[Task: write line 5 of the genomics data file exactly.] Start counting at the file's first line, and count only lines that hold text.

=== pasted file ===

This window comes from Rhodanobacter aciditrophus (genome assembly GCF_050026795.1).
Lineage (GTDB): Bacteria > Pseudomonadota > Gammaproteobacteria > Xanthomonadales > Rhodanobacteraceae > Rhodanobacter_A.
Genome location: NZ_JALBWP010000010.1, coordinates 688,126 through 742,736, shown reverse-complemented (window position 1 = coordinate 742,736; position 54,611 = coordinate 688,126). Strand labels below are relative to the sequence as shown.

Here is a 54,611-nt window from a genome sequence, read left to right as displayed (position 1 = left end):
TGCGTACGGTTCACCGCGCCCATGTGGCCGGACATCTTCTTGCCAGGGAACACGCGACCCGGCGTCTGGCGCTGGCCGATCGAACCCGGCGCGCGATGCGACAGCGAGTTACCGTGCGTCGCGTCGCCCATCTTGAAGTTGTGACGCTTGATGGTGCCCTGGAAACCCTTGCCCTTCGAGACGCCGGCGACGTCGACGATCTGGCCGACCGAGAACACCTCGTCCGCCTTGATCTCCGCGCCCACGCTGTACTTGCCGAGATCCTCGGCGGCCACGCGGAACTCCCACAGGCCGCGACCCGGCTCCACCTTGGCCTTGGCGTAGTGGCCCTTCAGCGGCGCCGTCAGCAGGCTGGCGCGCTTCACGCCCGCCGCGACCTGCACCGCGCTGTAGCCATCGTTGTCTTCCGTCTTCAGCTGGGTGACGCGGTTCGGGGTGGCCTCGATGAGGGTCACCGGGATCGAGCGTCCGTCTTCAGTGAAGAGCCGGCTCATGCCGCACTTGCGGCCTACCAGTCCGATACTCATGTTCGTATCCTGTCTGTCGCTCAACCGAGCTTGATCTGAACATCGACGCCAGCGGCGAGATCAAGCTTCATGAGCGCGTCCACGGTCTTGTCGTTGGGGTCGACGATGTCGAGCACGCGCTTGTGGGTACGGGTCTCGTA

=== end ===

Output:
TGCGTACGGTTCACCGCGCCCATGTGGCCGGACATCTTCTTGCCAGGGAACACGCGACCCGGCGTCTGGCGCTGGCCGATCGAACCCGGCGCGCGATGCGACAGCGAGTTACCGTGCGTCGCGTCGCCCATCTTGAAGTTGTGACGCTTGATGGTGCCCTGGAAACCCTTGCCCTTCGAGACGCCGGCGACGTCGACGATCTGGCCGACCGAGAACACCTCGTCCGCCTTGATCTCCGCGCCCACGCTGTACTTGCCGAGATCCTCGGCGGCCACGCGGAACTCCCACAGGCCGCGACCCGGCTCCACCTTGGCCTTGGCGTAGTGGCCCTTCAGCGGCGCCGTCAGCAGGCTGGCGCGCTTCACGCCCGCCGCGACCTGCACCGCGCTGTAGCCATCGTTGTCTTCCGTCTTCAGCTGGGTGACGCGGTTCGGGGTGGCCTCGATGAGGGTCACCGGGATCGAGCGTCCGTCTTCAGTGAAGAGCCGGCTCATGCCGCACTTGCGGCCTACCAGTCCGATACTCATGTTCGTATCCTGTCTGTCGCTCAACCGAGCTTGATCTGAACATCGACGCCAGCGGCGAGATCAAGCTTCATGAGCGCGTCCACGGTCTTGTCGTTGGGGTCGACGATGTCGAGCACGCGCTTGTGGGTACGGGTCTCGTA